A model and actress testified Tuesday that she frantically told ex-movie producer Harvey Weinstein to stop as he sexually assaulted her in her hotel room in 2013, but he continued and acted afterward “like nothing happened.”
“I wanted to die. It was disgusting. It was humiliating, miserable. I didn’t fight,” she said. “I remember how he was looking in the mirror and he was telling me to look at him. I wish this never happened to me.”
The woman began her testimony by apologizing “for my breakdown yesterday.” Judge Lisa B. Lench ended court about 30 minutes early Monday after the woman began sobbing during testimony and appeared inconsolable.
Los Angeles County Deputy District Attorney Paul Thompson told her she didn’t need to apologize and could take a break any time.
Over the next approximately 90 minutes, Thompson asked the woman a series of questions about how she met Weinstein and what exactly happened between them, eliciting emotional testimony about an alleged attack the woman recounted to a close friend shortly after it happened — as well as to her daughter later on.
The woman traveled to Los Angeles in February 2013 to attend the annual Los Angeles Italia Film Festival, walking the red carpet and schmoozing with stars such as Al Pacino. She met Weinstein at a VIP event, then was surprised when he showed up at her hotel. He walked into her room and the two discussed their children when Weinstein began talking about a massage. A native Russian speaker, the woman spoke limited English then and worried she might have given Weinstein the wrong impression.
“I was feeling guilty that I did something or said something that made him think that something can happen between us,” she said.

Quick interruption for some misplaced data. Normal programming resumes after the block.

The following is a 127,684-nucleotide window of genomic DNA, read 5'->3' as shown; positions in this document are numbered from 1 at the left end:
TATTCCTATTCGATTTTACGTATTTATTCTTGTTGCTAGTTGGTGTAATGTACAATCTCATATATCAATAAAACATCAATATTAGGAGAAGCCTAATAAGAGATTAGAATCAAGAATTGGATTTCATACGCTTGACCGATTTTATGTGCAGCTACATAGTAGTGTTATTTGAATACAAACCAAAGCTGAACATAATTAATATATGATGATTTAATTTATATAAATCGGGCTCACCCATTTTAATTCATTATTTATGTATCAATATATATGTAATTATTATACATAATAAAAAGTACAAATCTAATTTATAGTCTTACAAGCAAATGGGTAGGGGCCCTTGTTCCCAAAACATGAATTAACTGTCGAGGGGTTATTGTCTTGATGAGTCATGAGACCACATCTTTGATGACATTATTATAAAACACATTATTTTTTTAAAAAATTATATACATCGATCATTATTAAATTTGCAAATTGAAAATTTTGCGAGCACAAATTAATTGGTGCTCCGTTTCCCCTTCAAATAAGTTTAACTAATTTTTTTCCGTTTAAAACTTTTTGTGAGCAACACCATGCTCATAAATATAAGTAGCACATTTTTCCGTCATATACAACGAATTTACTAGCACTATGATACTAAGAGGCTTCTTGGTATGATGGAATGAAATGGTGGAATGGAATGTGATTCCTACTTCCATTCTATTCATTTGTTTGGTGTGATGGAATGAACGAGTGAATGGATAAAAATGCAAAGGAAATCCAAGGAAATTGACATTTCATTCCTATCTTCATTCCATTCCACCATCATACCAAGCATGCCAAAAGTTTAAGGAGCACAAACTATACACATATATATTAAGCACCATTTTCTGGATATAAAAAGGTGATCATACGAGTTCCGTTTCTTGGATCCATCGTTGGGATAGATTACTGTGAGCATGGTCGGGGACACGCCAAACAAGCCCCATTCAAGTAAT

She said Weinstein’s face, eyes and behavior changed, and she feared for her safety.
“I’ve been in bad situations where men beat me. I was risking to die, so I was, yes, I was physically afraid of him,” she testified.
She said Weinstein was “arrogant” and “giving orders” but wasn’t loud and didn’t scream or turn violent. But she was “kind of hysterical through tears,” testifying Tuesday she was “panicking with fear.” When Thompson asked why she didn’t fight back, she answered, “I don’t know. I regret this a lot.”
“I didn’t have even one thought to run or to scream. I didn’t know how loud I was. I think enough loud that people could hear me from another room . . . but I didn’t scream help. I can do more,” the woman said.
She said Weinstein “had trouble with an erection” and “walked” her into the bathroom, where he pulled her in front of the sink and stood behind her, masturbating and then raping her.
“I was crying. I say ‘stop,’ I say ‘no,'” she recalled. She said Weinstein told her, “C’mon little girl, tell me you like it. You like it,” as he assaulted her.
Afterward, “he was acting like nothing happened. He was giving me compliments,” she testified.
She says she cleaned the room after Weinstein left and found his jacket. She understood him to be “somebody powerful” so didn’t want to talk about what happened, but she said she called a longtime friend and told that person what had happened. The friend — a woman — urged her return home to Italy.